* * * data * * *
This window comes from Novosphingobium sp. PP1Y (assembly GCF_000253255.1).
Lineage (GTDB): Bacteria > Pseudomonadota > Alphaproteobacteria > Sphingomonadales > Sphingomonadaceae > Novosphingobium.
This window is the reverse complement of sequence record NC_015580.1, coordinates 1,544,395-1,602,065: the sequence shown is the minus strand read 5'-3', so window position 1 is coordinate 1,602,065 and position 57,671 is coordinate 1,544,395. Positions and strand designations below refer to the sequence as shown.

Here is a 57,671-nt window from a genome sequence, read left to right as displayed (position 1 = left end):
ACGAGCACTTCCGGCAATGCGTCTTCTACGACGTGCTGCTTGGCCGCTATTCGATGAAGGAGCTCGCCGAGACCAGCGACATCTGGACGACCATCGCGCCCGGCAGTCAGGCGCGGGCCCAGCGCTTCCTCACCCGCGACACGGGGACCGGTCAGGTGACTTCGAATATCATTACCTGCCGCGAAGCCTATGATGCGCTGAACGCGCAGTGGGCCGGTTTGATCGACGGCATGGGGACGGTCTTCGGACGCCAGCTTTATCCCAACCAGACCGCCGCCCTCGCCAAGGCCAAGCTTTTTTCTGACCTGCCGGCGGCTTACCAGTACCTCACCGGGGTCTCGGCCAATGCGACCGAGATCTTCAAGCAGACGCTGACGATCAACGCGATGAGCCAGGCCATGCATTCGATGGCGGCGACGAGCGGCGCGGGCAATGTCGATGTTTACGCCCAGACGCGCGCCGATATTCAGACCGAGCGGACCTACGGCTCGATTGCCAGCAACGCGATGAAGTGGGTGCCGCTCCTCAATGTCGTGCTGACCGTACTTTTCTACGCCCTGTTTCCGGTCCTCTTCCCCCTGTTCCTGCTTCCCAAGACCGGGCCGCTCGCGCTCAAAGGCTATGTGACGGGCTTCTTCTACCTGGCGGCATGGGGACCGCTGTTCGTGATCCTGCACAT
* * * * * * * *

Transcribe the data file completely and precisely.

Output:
This window comes from Novosphingobium sp. PP1Y (assembly GCF_000253255.1).
Lineage (GTDB): Bacteria > Pseudomonadota > Alphaproteobacteria > Sphingomonadales > Sphingomonadaceae > Novosphingobium.
This window is the reverse complement of sequence record NC_015580.1, coordinates 1,544,395-1,602,065: the sequence shown is the minus strand read 5'-3', so window position 1 is coordinate 1,602,065 and position 57,671 is coordinate 1,544,395. Positions and strand designations below refer to the sequence as shown.

Here is a 57,671-nt window from a genome sequence, read left to right as displayed (position 1 = left end):
ACGAGCACTTCCGGCAATGCGTCTTCTACGACGTGCTGCTTGGCCGCTATTCGATGAAGGAGCTCGCCGAGACCAGCGACATCTGGACGACCATCGCGCCCGGCAGTCAGGCGCGGGCCCAGCGCTTCCTCACCCGCGACACGGGGACCGGTCAGGTGACTTCGAATATCATTACCTGCCGCGAAGCCTATGATGCGCTGAACGCGCAGTGGGCCGGTTTGATCGACGGCATGGGGACGGTCTTCGGACGCCAGCTTTATCCCAACCAGACCGCCGCCCTCGCCAAGGCCAAGCTTTTTTCTGACCTGCCGGCGGCTTACCAGTACCTCACCGGGGTCTCGGCCAATGCGACCGAGATCTTCAAGCAGACGCTGACGATCAACGCGATGAGCCAGGCCATGCATTCGATGGCGGCGACGAGCGGCGCGGGCAATGTCGATGTTTACGCCCAGACGCGCGCCGATATTCAGACCGAGCGGACCTACGGCTCGATTGCCAGCAACGCGATGAAGTGGGTGCCGCTCCTCAATGTCGTGCTGACCGTACTTTTCTACGCCCTGTTTCCGGTCCTCTTCCCCCTGTTCCTGCTTCCCAAGACCGGGCCGCTCGCGCTCAAAGGCTATGTGACGGGCTTCTTCTACCTGGCGGCATGGGGACCGCTGTTCGTGATCCTGCACAT